Democratic Senate candidate Alsobrooks says she knows how to get things done

Editor’s note: Capital News Service also is publishing a profile on Democratic Senate candidate David Trone.


WASHINGTON – Prince George’s County Executive Angela Alsobrooks hopes to bring a new perspective to the U.S. Senate. Maryland voters will decide on May 14 if she’s prepared to make the leap.

“The people who are closest to the pain are also closest to the solutions,” Alsobrooks said in an April 4 Zoom interview with Capital News Service.

The candidate, who has served as a county state’s attorney and currently as county executive, believes that her experience being close to her constituents could bring something new to the Senate, highlighting the importance of understanding how policies impact people.

Alsobrooks is running against Rep. David Trone and eight of less-prominent Democrats in the Maryland Democratic Senate primary. Former Maryland Gov. Larry Hogan is the Republican frontrunner.

Alsobrooks was born in 1971 in Prince George’s County, Maryland, to a working-class family. What she remembers about her childhood is how her community stressed the importance of taking care of others.

“We had an obligation to care about the success of others,” Alsobrooks said. “That has stuck with me to really not only work hard to make sure that we’re improving the world.”

She attended Duke University for her B.A. in public policy and the University of Maryland School of Law.

Alsobrooks started as an assistant state’s attorney for Prince George’s County in 1997, eventually becoming the county’s first full-time domestic violence prosecutor.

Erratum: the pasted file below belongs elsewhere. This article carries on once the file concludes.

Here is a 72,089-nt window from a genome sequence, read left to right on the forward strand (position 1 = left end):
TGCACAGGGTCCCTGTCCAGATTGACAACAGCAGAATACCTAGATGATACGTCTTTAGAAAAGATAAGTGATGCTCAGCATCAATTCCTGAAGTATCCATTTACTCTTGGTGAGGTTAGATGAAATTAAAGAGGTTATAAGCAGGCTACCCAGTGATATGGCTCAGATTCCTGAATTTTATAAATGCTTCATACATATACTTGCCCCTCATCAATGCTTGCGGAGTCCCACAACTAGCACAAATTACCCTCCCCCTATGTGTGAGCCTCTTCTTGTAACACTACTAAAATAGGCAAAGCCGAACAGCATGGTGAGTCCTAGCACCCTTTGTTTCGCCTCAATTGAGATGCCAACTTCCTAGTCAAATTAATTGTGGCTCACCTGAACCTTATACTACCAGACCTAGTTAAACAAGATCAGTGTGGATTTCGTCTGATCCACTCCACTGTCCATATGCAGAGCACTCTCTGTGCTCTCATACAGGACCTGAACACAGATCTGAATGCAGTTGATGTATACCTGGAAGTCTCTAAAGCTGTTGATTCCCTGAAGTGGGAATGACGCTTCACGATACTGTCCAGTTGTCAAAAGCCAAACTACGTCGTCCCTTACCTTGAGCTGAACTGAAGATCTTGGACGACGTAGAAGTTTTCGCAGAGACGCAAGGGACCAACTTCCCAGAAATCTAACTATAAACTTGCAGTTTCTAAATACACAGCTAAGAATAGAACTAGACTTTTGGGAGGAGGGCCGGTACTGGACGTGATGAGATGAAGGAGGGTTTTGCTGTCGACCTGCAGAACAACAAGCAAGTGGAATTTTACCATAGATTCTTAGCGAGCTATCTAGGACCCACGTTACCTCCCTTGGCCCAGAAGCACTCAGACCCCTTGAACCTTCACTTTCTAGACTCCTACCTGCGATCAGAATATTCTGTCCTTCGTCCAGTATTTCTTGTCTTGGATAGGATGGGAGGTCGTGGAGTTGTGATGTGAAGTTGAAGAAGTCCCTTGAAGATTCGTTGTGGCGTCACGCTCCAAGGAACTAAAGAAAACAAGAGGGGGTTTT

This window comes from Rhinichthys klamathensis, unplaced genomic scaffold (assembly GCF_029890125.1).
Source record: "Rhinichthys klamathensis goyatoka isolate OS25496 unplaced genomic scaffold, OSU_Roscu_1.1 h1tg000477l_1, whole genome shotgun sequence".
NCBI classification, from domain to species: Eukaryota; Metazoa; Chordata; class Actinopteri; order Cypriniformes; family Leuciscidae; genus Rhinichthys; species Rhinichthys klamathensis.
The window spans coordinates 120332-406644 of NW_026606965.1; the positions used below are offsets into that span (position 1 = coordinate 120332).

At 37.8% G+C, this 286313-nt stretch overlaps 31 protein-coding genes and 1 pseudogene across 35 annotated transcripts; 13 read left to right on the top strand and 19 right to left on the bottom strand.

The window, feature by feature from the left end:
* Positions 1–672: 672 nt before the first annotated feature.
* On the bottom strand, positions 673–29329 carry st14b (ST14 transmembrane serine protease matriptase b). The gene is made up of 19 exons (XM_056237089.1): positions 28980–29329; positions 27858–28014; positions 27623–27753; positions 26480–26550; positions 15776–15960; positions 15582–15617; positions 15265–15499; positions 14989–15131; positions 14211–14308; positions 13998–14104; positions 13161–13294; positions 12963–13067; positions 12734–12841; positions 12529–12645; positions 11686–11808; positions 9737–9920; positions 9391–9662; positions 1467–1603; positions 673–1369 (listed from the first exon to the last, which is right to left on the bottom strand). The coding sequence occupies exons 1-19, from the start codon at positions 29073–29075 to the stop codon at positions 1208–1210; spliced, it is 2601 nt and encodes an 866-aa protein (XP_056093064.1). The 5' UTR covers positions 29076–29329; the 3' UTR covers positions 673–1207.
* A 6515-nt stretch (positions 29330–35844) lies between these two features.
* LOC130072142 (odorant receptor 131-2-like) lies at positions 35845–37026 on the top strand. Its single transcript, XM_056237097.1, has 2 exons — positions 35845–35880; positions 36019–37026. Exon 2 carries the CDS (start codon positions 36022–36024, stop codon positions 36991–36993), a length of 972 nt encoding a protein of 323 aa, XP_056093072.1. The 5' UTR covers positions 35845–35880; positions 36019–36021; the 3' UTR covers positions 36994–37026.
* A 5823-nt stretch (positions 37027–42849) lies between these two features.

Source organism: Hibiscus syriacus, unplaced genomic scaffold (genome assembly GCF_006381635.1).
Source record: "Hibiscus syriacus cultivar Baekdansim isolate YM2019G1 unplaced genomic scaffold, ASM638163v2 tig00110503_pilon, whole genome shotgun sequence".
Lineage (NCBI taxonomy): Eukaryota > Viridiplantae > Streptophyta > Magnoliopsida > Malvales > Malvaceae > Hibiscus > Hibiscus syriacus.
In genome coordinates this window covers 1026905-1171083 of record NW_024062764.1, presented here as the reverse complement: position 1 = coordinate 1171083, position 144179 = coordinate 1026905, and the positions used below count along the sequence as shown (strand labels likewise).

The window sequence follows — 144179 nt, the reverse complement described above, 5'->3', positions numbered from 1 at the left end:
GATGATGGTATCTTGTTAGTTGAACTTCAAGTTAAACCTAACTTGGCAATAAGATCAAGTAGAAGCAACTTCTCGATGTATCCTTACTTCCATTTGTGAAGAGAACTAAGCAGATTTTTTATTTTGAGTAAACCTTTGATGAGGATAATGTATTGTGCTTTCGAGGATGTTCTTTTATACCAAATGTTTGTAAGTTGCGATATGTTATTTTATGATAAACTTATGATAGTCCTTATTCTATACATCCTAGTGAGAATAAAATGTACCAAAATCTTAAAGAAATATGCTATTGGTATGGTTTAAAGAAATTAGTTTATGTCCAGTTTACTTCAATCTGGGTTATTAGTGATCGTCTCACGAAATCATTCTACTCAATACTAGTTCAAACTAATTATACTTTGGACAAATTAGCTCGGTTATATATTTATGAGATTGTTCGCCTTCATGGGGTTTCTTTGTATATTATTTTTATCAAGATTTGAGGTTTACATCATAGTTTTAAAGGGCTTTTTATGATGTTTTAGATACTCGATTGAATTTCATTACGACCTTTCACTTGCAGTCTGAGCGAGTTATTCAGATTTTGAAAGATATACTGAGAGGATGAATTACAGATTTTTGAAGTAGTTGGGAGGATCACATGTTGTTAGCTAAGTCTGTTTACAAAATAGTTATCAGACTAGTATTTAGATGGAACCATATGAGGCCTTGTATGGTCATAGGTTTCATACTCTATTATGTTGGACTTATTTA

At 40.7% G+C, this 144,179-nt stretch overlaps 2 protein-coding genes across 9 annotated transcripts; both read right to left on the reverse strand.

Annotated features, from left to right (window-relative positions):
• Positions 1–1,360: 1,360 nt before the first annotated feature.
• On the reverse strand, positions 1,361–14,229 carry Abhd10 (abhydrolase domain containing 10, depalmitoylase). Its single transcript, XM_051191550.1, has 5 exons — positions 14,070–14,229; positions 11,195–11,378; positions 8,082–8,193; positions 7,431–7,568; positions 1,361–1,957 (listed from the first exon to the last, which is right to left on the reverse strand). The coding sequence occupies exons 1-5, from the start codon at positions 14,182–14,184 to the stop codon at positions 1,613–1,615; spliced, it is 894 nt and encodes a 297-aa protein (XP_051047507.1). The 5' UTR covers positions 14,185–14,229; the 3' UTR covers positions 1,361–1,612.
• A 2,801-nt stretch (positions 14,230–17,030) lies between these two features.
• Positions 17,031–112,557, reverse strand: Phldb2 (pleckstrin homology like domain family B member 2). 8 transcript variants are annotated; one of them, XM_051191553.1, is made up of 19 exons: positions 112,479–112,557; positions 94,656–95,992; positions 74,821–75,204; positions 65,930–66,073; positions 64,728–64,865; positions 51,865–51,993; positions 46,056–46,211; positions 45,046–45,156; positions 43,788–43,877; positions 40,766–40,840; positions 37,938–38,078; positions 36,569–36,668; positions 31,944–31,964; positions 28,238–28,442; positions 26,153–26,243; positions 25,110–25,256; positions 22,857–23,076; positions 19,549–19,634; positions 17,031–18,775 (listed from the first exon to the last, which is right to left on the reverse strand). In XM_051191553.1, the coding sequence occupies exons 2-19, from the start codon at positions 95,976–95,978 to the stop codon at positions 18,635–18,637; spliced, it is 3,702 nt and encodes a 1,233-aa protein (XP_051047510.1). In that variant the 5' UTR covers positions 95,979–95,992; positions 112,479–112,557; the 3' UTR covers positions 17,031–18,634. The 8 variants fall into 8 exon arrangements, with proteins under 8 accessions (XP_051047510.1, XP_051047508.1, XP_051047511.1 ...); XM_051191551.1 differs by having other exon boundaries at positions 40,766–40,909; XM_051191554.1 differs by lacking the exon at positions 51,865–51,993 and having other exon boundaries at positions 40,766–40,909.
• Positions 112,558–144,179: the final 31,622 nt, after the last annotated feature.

During her time in the latter post, Alsobrooks said there was a moment when she realized that her daughter was growing up in a place less safe than the one Alsobrooks grew up in.

Alsobrooks said she decided that there was more she could do to address systemic issues in the county.

“There were so many in our courtrooms and courthouses who were seeking second chances, and I realized that many of them had never had the first chance of success,” Alsobrooks said.

She was elected in 2010 as the Prince George’s County state’s attorney, the top law enforcement officer. Under her tenure, violent crime dropped by over 50% between 2011 and 2018, according to FBI crime data, when Alsobrooks was a part of a group of county leaders focused on crime reduction.

Alsobrooks then won her election for county executive in 2018. 

She takes credit for helping to build 10 new schools in the county, creating jobs and leading the county through the COVID-19 pandemic.

“I’ve done policy, but I’ve also been on the implementation side,” Alsobrooks said. “We need people right now in Washington who know how to get things done, not just talk.”

Alsobrooks accepted 46 out of 50 police reform recommendations in 2021 that came out of the county’s police reform work group. The tough-on-crime state’s attorney said that good leadership and reforms can help solve problems in the criminal justice system.

“I believe that our families deserve to live in places where they have both justice and freedom,” Alsobrooks said.

Only three senators in U.S. history have been Black women. There are no women in Maryland’s 10-member congressional delegation.